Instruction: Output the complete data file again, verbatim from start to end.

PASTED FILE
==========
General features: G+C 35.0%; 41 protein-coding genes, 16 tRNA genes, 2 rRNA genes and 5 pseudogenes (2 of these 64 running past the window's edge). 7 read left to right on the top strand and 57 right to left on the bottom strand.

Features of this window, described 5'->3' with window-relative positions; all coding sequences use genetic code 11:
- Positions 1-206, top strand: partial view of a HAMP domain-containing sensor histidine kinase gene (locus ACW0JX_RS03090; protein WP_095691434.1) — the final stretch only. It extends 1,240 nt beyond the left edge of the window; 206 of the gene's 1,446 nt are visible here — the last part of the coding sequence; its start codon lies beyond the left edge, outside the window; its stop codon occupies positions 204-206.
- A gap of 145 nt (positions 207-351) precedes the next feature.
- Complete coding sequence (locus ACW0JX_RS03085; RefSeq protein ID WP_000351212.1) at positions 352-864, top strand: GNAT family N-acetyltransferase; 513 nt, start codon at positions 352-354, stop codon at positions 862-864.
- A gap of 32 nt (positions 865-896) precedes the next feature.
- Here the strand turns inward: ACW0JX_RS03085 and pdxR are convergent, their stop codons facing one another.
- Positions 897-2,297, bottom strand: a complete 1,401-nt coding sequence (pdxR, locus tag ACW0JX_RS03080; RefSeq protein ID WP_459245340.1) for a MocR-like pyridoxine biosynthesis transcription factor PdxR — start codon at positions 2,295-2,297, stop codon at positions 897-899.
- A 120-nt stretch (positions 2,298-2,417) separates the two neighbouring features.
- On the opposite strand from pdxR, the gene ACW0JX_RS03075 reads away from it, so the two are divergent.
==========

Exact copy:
General features: G+C 35.0%; 41 protein-coding genes, 16 tRNA genes, 2 rRNA genes and 5 pseudogenes (2 of these 64 running past the window's edge). 7 read left to right on the top strand and 57 right to left on the bottom strand.

Features of this window, described 5'->3' with window-relative positions; all coding sequences use genetic code 11:
- Positions 1-206, top strand: partial view of a HAMP domain-containing sensor histidine kinase gene (locus ACW0JX_RS03090; protein WP_095691434.1) — the final stretch only. It extends 1,240 nt beyond the left edge of the window; 206 of the gene's 1,446 nt are visible here — the last part of the coding sequence; its start codon lies beyond the left edge, outside the window; its stop codon occupies positions 204-206.
- A gap of 145 nt (positions 207-351) precedes the next feature.
- Complete coding sequence (locus ACW0JX_RS03085; RefSeq protein ID WP_000351212.1) at positions 352-864, top strand: GNAT family N-acetyltransferase; 513 nt, start codon at positions 352-354, stop codon at positions 862-864.
- A gap of 32 nt (positions 865-896) precedes the next feature.
- Here the strand turns inward: ACW0JX_RS03085 and pdxR are convergent, their stop codons facing one another.
- Positions 897-2,297, bottom strand: a complete 1,401-nt coding sequence (pdxR, locus tag ACW0JX_RS03080; RefSeq protein ID WP_459245340.1) for a MocR-like pyridoxine biosynthesis transcription factor PdxR — start codon at positions 2,295-2,297, stop codon at positions 897-899.
- A 120-nt stretch (positions 2,298-2,417) separates the two neighbouring features.
- On the opposite strand from pdxR, the gene ACW0JX_RS03075 reads away from it, so the two are divergent.